Integration and all the changes involved with it are finally upon the hog industry, states Jim Sigmon, Securities Corp. of Iowa in Cedar Rapids.

"Integration in the hog industry has been talked about for 30 years," he says. "In the last five years, we've actually put into effect the talk."

And with integration and the growth of large producers has come a huge change in marketing. Sigmon cites a report that 60% of all the hogs sold in Iowa are on packer contracts.

"The interior Iowa-Southern Minnesota hog market used to be the market for the whole country," he says. "I'm not saying that anymore. That market does not represent the large quantity of hogs sold in this country."

"Contracting is here to stay," he assures. Why? Contracts provide packers with a constant supply of a certain quality hog at hopefully the cheapest price possible.

When becoming involved in a contract, Sigmon says to remember, "Packers are buyers and they don't go out with the idea of paying more money." They shouldn't be judged harshly for that, however, because farmers are sellers and they don't go out to sell for less money either, he adds.

Price Discovery With a smaller, non-contract market to set prices, Sigmon is concerned about hog price discovery. "As the base hog market becomes thinner and thinner, what alternative pricing methods will be developed?" he asks.

Sigmon has a few suggestions, which he shared at World Pork Expo.

First, he suggests producers should look more for the 49-52% lean, which is more in line with the current market. Next, he thinks the industry will move to a pricing system based on meat prices. The Chicago Mercantile Exchange (CME) is reviewing a cutout value based on the six primal cuts: loin, butt, picnic, rib, ham, and belly. Sigmon believes a value like this may work for reporting hog prices in the future.

"And as time moves along, I think we should work out formulas using the proposed lean cutout value," he says. "However, this will be hard to accomplish betw een the packer and producer because it involves a packer margin."

Uniform Price Reports In addition, Sigmon says the hog reporting system needs uniformity. Right now, reports from many states are gathered and reported differently. Producers also need market reports that include hogs sold in packer contracts.

"I want to propose we get together with USDA and update that system," Sigmon suggests. "They need to agree on how the market is going to be reported. If we're going to have a national marketing system, then we're going to have to work under the same rules.

"And we've got to know what kind of contracts are out there," he adds. "We've got to know how many and what the costs of those contracts are going into the packer. We can still keep confidentiality."

Sigmon also suggests creating an oversight committee. "I feel very strongly there should be a committee of buyers and sellers - an oversight committee for USDA for market reporting." The committee would ensure uniformity and accuracy.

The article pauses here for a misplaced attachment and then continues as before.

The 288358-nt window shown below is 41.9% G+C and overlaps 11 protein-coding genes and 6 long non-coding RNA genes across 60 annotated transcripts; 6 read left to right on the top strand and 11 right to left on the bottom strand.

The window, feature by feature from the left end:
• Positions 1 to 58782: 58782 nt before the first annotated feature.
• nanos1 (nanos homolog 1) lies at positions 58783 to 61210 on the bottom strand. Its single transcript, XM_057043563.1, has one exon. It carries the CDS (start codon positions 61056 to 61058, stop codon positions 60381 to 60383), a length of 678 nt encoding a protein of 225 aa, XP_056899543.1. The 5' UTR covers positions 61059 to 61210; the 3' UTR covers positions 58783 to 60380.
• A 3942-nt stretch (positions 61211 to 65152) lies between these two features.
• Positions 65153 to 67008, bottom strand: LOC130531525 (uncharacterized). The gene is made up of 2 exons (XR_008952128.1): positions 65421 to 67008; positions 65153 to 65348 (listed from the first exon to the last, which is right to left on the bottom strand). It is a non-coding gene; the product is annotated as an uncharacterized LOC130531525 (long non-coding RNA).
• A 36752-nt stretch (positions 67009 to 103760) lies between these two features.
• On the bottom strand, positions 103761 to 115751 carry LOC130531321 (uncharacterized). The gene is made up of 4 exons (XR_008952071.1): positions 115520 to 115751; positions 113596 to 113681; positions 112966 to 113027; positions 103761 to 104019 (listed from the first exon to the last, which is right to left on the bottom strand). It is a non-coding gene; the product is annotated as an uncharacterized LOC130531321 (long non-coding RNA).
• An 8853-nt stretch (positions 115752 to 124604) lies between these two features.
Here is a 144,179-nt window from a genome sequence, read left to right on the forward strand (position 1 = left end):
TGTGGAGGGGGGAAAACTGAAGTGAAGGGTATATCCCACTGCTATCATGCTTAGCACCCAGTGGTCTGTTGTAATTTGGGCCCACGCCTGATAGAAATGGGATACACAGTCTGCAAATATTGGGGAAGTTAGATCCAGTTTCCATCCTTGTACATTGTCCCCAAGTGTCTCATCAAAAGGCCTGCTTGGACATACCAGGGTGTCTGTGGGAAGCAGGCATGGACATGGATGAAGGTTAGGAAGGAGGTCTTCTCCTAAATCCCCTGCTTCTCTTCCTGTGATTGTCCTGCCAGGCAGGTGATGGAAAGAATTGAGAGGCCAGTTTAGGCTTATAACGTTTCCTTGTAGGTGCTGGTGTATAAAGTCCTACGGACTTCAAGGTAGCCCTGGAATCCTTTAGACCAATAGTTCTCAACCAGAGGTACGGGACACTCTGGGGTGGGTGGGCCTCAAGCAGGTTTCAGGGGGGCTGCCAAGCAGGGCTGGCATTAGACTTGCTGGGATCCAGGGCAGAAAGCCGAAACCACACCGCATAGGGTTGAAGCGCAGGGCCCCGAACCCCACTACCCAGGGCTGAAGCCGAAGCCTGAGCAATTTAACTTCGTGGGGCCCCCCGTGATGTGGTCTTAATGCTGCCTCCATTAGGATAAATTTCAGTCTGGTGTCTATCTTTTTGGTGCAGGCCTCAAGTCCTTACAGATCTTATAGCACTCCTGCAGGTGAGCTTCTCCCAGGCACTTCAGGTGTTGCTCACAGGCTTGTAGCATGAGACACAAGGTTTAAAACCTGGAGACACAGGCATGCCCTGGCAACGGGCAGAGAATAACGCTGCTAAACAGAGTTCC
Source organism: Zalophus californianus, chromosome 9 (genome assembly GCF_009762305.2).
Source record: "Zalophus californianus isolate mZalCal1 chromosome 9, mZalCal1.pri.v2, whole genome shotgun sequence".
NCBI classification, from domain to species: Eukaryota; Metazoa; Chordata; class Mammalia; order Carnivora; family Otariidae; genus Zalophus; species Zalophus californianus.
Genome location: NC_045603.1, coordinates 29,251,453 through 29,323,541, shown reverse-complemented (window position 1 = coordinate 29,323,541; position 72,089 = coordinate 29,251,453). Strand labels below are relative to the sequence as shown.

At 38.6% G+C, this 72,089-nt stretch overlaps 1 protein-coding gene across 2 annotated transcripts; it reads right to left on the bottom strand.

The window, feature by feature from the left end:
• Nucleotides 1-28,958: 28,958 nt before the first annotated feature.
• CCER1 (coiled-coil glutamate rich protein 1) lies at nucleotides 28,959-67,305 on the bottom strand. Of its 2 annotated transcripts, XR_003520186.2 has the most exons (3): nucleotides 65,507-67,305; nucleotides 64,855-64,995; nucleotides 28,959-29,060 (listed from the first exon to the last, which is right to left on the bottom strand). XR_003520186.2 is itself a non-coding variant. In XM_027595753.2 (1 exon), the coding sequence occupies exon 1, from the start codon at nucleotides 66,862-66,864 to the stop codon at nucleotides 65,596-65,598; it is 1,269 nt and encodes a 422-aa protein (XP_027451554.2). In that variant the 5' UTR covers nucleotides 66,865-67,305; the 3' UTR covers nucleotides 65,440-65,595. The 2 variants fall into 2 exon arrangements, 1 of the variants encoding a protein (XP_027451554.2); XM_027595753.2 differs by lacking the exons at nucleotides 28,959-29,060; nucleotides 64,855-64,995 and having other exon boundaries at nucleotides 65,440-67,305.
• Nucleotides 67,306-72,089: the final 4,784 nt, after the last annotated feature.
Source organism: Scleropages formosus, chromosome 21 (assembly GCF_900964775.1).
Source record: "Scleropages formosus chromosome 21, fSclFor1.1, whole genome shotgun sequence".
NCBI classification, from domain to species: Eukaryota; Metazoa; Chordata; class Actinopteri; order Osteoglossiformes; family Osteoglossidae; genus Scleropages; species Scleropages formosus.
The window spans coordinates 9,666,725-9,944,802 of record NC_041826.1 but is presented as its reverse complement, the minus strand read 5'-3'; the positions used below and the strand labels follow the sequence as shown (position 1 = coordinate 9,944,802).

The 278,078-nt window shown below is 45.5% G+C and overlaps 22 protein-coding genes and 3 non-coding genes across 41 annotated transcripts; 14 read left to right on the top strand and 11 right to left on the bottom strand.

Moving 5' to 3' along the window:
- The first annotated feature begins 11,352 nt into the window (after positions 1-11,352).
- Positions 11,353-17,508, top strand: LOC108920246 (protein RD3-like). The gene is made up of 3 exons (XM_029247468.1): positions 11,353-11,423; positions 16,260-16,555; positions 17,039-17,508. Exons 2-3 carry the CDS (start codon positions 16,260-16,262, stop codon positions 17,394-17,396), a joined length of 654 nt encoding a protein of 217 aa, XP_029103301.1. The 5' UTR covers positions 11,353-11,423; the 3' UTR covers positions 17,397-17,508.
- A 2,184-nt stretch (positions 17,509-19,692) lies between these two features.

Sigmon does offer a warning about packer contracts. "I'm afraid we're setting up for another contract disaster somewhere in some of these contracts that are being developed," he says. "We already had a contract disaster in hedge-to-arrive.

"With these contracts that are unregulated and off-exchange with no uniformity, there's going to be some problems," he cautions. He believes more university studies on the effects of packer contracts are needed.

"Some form of packer contract will be necessary. But I don't believe you need to give all your chips to one packer."

Futures Market With his background in commodities, Sigmon supports using the Chicago Mercantile Exchange (CME) to lock in profits. The futures market remains a potential marketing tool for producers.

"The futures market is a regulated market, there for all to see," he says. "It is highly watched and highly regulated.

"The futures market has never been heavily used by hog producers compared to grain producers," he adds. "We do our work and try to educate them. But we still don't see many producers participating."

Why? Sigmon speculates that the hog depression of the 1980s affects hog producers risk-bearing attitude.

But risk brings opportunities, Sigmon likes to remind producers. "The more risks you have, the more rewards you have."

Hog Cycle The hog cycle looks strong and healthy, Sigmon says. It continues on its four-year course with two years of expansion and two years of contraction. If anything, he believes the cycle could lengthen to six years.

"We'll see high-priced hogs and low-priced hogs," he explains. "We're not going to change the economics of the business.

"Profit margins will become narrower on the average," he continues. "But there will still be opportunities to make some very good returns. And that's when we have to be in position to take advantage of those opportunities.

"So instead of hog producers talking about prices, they should be talking about profits and how much margin they can lock in," Sigmon states.

Sigmon suggests a producer take advantage of any time he or she can lock in a $10/head profit or more.

A good marketing plan can help a producer accomplish this. While each plan should fit an individual hog operation, Sigmon shows an example plan that would have worked for 1998:

* The cash hog high for 1998 expected in second quarter, May/June.

* Be ready to place hedges, either futures or puts, May/June.

* Look for normal summer rally by June.

Note: Sell up to 50% of yearly production by end of June. Sell another 25% during July/August period. Our range for 1998 is $35.50 to $42.00 cash and $49.50 to $55.50 lean.